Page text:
Kittens are adorable, tiny creatures who provide hours of entertainment. They nap in the strangest places, purr, cuddle, play, explore their surroundings, and develop bonds with those they live with. For the most part, this is an accurate portrayal of life with kittens, and their occasional mischievous antics are easily forgiven due to their charm. However, there is one behavior that can sometimes test your patience: biting.

Understanding the reasons kittens exhibit biting behavior is crucial for successfully navigating this phase. The kitten biting phase is entirely normal, and with appropriate handling, it remains a phase. If not addressed correctly, it could develop into a more significant issue in adult cats.

Why Do Kittens Bite?

1.Exploration: Like many other species, kittens explore their world using their mouths as one of their primary senses. It is a natural part of their early development. Additionally, teething can lead to biting as incoming teeth cause discomfort.

2. Predatory Instincts: Kittens are born with hunting instincts, and biting is a fundamental part of their hunting skills. As they grow, they tend to practice these skills on moving objects, including human hands and feet.

3. Play: Play is essential for kittens’ development, but they also need to learn when play is too rough. Learning what is too rough is a vital lesson often taught by siblings and housemates. Without other cats or dogs, humans become the educators.

4. Setting Boundaries: Kittens may bite to communicate boundaries. This may be a response to being on the receiving end of rough play with other pets and humans in the house. Biting can be a way of expressing that they do not want to engage in play or interaction at that moment.

5. Fear: Fear can add to a kitten’s biting behavior. Biting serves as a defense when faced with frightening situations. Keep in mind with every kitten, as brave as they seem, everything is a new experience with the potential to be scary.

6. Attention-Seeking: Kittens may bite to gain attention. If they receive attention or a strong reaction when they bite, it can become a fun game to get more attention and pass the time during the day.


Understanding the reasons behind kitten biting does not make the discomfort of those tiny teeth any less painful, but it does help prevent them from involving you in their biting games. Preventing unwanted behavior starts with the basics, including providing high-quality nutrition, clean and accessible litter boxes, safe spaces, elevated spots, and affection.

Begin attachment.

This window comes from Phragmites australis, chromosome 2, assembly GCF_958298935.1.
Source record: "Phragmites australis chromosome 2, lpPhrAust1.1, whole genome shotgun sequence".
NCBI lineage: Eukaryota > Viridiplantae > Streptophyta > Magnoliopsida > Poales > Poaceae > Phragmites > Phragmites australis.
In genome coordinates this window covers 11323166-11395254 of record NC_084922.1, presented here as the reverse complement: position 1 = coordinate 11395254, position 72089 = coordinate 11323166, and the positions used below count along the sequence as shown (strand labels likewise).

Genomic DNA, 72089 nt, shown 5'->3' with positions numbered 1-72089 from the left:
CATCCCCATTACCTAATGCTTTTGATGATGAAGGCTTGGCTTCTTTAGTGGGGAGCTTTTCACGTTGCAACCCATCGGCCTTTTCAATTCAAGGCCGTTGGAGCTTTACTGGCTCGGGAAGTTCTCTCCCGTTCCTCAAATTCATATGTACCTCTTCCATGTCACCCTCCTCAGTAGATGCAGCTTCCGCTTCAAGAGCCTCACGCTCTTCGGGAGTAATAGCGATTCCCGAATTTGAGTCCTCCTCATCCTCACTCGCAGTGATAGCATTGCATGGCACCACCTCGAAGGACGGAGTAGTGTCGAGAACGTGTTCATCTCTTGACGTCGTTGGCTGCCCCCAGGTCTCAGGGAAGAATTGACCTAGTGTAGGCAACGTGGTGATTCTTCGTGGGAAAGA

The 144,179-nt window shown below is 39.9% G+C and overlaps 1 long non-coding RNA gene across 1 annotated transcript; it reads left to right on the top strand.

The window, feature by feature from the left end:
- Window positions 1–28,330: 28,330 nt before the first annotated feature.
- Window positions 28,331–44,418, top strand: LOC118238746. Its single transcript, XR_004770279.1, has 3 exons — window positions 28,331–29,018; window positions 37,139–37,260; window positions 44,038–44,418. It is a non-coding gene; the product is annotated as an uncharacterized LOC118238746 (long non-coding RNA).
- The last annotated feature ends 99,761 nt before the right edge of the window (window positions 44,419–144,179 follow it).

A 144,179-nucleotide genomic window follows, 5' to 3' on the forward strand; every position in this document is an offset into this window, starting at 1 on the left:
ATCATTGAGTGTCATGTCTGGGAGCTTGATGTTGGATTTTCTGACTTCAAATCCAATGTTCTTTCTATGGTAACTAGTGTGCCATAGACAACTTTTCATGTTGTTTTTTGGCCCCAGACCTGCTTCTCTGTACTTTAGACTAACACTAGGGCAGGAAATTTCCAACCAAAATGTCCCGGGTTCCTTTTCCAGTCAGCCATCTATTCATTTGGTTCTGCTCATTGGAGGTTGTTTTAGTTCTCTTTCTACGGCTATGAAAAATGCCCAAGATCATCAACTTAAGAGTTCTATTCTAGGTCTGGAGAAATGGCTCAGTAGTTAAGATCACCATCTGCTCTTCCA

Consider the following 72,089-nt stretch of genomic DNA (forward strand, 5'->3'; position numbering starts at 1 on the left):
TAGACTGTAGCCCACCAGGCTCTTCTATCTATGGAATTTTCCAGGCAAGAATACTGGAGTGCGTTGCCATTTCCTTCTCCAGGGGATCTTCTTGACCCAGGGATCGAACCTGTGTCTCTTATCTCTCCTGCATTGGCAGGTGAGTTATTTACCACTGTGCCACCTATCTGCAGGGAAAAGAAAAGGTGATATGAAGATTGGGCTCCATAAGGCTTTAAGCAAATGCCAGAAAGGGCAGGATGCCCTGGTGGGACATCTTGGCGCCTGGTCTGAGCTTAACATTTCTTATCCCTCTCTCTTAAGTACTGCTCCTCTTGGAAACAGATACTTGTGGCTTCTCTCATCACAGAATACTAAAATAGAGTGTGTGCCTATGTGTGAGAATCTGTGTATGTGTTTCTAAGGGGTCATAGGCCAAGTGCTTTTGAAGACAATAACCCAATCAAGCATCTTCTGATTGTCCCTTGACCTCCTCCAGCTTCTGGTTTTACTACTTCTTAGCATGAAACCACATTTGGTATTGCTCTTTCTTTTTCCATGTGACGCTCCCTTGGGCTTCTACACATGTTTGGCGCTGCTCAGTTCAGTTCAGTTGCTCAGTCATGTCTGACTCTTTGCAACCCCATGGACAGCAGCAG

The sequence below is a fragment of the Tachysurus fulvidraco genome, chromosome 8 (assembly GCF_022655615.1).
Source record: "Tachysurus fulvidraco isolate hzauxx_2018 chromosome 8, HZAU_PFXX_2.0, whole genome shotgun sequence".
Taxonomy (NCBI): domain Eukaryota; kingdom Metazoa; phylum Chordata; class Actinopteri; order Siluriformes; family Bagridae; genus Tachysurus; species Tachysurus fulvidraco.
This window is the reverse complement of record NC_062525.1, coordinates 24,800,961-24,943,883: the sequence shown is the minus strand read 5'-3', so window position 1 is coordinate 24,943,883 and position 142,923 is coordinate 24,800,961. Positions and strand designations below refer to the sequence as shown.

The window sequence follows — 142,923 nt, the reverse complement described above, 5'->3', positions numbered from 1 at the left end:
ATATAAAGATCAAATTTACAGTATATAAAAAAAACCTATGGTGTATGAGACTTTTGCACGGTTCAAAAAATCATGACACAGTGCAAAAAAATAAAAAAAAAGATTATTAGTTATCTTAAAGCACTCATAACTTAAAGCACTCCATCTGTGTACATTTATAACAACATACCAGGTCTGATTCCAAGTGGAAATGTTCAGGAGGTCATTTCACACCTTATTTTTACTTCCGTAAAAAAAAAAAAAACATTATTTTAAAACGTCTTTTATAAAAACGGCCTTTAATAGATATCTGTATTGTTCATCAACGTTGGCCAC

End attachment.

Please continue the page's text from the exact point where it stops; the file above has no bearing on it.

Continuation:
Providing appropriate toys and playtime is crucial in preventing painful interactions. Interactive play allows kittens to learn, exercise, and satisfy their hunting instincts. Stuffed toys or wands with feathers are excellent alternatives to human hands and feet. Toys can even be made by stuffing long socks or purchasing larger kitten-specific toys, allowing your kitten to grab, bite, and kick. Mental stimulation is also essential. Store bought or homemade puzzle feeders can engage hungry kittens and encourage the development of mental and hunting skills.

Making It Stop

While biting during play or attention-seeking is normal for kittens, the key is the response they receive. If a kitten starts to bite, immediately stop the activity and disengage. This teaches them that biting leads to the end of fun. The same can be said for attention-seeking biting. Giving them any response can teach them biting gets them the attention they are seeking. Use one of the toys listed above to redirect and provide an appropriate biting activity.

When fear is the cause of biting, remove the stressor. Biting usually stops once the source of fear is gone. Remember that kittens find new experiences scary, so introduce them slowly. Create a low-stress environment with hiding spaces to help reduce overall kitten stress.

What To Avoid

Punishment is not recommended as it limits skill development and may damage the bond with your kitten. Keep in mind these are normal behaviors for developing kittens and they simply need to be taught the appropriate outlet. Punishment does not provide the whole lesson. Loud noises, water squirting, and pushing your kitten away are also discouraged, as they can lead to other undesirable behaviors.

Encouraging rough or mouthing play can reinforce these tendencies and potentially result in biting behaviors in adult cats. Provide a safe environment with plenty of play, affection, and essential needs met to build a strong, lifelong bond with your kitten.

If biting becomes excessive or the above strategies do not improve, seek guidance from your veterinarian or their team.